Solar power farm plan for Aberdeen landfill site
A SCOTTISH council has unveiled ambitious plans to turn a derelict landfill site into a giant solar power farm.
Aberdeen City Council and the Aberdeen Renewable Energy Group (AREG) are seeking an initial £500,000 in lottery funding to develop proposals to transform the former landfill site at Ness Farm, near Nigg Bay, into a multimillion pound solar energy complex.
The 120 acre landfill site closed in 2001. In the first phase of the project the council and AREG plan to install enough solar panels at the site to generate one megawatt of electricity, helping to establish the area as a base for research and training for jobs in the solar energy industry.
Councillor Barney Crockett, the leader of the council, said the development would enhance Aberdeen’s position as a “European-leading” energy city. He continued: “People don’t appreciate that the north east of Scotland is quite a good area for harnessing solar energy. I think it is terrific that we can use a site that has been soiled and get new use out of it.
“Aberdeen is already at the forefront for skills in the energy sector and I think this project can provide great opportunities for research and for our young people to learn new skills.”
Yasa Ratnayeke, the council’s senior external-funding officer, stated: “There is a strong element of job creation associated with the project specifically in regards to the training within solar energy industry. Currently the nearest place that training is provided for this trade is Dundee. By having training in the same region this will allow jobs to be created within the trade for the Aberdeen region.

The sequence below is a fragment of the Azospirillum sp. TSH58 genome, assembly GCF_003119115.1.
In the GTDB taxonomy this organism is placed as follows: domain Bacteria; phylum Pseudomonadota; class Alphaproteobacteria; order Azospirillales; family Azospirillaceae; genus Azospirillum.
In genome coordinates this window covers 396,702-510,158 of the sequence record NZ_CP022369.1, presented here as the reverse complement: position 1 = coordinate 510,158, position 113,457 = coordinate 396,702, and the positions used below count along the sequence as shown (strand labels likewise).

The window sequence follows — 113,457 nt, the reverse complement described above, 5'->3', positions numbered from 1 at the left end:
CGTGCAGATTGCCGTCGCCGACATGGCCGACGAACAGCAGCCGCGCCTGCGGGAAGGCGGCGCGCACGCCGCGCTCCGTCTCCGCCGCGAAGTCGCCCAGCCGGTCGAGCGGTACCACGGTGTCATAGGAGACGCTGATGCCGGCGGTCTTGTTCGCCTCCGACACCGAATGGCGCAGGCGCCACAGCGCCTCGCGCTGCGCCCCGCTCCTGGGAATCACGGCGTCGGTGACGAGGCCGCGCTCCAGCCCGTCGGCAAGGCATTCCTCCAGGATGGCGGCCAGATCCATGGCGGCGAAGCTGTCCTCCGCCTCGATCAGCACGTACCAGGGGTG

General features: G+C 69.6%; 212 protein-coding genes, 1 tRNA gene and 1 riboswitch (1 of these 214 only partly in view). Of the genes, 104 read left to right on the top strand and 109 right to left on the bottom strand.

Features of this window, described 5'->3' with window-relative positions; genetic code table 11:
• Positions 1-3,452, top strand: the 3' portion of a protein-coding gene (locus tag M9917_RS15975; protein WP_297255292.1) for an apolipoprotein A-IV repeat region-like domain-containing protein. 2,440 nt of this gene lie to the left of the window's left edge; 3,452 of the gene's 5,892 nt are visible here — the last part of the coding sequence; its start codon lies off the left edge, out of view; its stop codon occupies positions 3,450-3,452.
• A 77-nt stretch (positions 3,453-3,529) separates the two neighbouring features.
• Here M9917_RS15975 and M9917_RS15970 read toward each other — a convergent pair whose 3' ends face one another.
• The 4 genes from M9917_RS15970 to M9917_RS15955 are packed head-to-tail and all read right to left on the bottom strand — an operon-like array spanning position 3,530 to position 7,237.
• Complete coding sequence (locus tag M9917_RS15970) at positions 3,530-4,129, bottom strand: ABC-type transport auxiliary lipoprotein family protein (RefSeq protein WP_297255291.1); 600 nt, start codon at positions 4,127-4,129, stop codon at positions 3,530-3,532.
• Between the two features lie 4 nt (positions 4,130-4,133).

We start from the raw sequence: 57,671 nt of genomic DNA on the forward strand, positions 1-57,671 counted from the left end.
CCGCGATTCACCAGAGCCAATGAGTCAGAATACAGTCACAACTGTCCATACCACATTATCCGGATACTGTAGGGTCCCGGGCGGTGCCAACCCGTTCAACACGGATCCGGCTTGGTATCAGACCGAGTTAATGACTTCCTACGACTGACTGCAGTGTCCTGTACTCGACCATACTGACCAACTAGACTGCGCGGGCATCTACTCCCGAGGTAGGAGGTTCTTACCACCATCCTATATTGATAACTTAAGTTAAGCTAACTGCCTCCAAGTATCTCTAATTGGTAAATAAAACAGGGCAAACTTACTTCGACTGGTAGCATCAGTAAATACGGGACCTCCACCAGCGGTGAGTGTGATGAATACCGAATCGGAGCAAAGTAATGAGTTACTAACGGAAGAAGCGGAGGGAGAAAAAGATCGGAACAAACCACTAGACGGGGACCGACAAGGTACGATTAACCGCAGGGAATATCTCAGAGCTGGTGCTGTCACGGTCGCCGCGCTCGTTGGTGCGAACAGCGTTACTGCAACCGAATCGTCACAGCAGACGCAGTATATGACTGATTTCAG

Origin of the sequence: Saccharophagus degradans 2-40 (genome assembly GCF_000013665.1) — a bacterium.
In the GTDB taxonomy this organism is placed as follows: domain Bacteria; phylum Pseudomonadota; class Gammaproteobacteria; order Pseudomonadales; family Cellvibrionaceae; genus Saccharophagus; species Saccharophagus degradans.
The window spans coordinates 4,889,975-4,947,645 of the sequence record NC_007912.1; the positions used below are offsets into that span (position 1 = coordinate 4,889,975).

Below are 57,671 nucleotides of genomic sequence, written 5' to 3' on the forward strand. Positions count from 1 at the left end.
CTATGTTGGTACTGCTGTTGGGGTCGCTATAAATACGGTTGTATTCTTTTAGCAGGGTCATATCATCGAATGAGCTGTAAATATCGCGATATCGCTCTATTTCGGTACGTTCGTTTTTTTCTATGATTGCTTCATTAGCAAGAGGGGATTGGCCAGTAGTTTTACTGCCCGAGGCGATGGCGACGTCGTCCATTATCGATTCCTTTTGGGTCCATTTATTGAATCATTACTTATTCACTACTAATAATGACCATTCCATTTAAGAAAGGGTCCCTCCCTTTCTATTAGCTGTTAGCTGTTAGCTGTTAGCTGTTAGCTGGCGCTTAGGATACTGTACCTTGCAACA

“It is intended a new facility could provide - in conjunction with Robert Gordon University, the University of Aberdeen and Aberdeen College - opportunities to train local young people in the new trades of solar panel installation and maintenance. There will be a link to the new hydrogen technologies which could also provide a significant number of training opportunities to the project and city. Photo voltaic systems at the Nigg site would grow therefore leading to training opportunities associated with several different manufacturers’ equipment being available.”
The city council is seeking funding supprt from the Big Lottery Coastal Communities Fund which is aimed at encouraging the economic development of coastal communities. Council officials expect to hear within the next month whether they have been successful.